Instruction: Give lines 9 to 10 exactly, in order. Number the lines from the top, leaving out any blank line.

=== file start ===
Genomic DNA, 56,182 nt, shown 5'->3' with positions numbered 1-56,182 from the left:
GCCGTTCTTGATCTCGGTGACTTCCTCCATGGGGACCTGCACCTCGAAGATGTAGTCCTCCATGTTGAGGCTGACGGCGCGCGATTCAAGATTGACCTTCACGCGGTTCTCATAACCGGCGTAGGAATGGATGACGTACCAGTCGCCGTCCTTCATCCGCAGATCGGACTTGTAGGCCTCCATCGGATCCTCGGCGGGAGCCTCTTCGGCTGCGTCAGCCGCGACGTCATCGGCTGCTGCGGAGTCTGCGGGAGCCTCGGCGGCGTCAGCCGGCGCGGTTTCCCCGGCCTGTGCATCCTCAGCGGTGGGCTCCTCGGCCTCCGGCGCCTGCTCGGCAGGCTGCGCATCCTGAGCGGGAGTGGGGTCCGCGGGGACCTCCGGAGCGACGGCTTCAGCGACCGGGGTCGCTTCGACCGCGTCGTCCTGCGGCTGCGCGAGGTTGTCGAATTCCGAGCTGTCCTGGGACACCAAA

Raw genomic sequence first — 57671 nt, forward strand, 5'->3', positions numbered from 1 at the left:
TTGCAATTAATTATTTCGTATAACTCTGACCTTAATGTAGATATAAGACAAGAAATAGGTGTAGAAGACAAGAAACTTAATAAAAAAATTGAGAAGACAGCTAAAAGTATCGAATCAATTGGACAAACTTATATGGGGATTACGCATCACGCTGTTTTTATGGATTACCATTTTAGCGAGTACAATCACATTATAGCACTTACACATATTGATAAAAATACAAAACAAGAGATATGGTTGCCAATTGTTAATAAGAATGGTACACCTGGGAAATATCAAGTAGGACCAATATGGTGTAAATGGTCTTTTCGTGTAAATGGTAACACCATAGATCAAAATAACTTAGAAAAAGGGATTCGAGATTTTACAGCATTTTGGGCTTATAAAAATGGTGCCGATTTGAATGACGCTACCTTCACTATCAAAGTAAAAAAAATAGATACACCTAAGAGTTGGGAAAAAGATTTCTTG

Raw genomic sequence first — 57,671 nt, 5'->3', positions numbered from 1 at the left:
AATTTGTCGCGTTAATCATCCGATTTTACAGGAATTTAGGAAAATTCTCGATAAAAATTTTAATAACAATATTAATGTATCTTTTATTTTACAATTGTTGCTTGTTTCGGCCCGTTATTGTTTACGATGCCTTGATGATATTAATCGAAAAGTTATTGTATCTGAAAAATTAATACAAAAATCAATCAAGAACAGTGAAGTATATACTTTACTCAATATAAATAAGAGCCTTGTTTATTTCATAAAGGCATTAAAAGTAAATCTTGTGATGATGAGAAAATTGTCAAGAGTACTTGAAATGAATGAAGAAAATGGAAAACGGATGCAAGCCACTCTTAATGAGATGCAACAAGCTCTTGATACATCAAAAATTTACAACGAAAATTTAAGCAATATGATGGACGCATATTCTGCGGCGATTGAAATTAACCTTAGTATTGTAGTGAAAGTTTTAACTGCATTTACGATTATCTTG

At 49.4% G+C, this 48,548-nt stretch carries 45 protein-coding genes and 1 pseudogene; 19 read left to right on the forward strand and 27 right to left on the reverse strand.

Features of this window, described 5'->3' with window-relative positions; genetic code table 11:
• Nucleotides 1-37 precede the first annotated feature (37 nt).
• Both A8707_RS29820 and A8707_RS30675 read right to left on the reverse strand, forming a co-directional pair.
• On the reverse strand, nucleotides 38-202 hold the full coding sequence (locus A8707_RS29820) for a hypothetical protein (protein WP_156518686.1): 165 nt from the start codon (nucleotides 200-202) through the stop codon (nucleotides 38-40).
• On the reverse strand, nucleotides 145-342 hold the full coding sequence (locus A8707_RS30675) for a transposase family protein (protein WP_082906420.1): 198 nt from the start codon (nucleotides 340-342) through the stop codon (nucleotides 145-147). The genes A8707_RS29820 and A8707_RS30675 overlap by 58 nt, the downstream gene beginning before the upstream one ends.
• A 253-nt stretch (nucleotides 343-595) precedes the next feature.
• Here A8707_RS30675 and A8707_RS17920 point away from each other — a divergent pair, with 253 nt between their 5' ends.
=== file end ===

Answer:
• Nucleotides 1-37 precede the first annotated feature (37 nt).
• Both A8707_RS29820 and A8707_RS30675 read right to left on the reverse strand, forming a co-directional pair.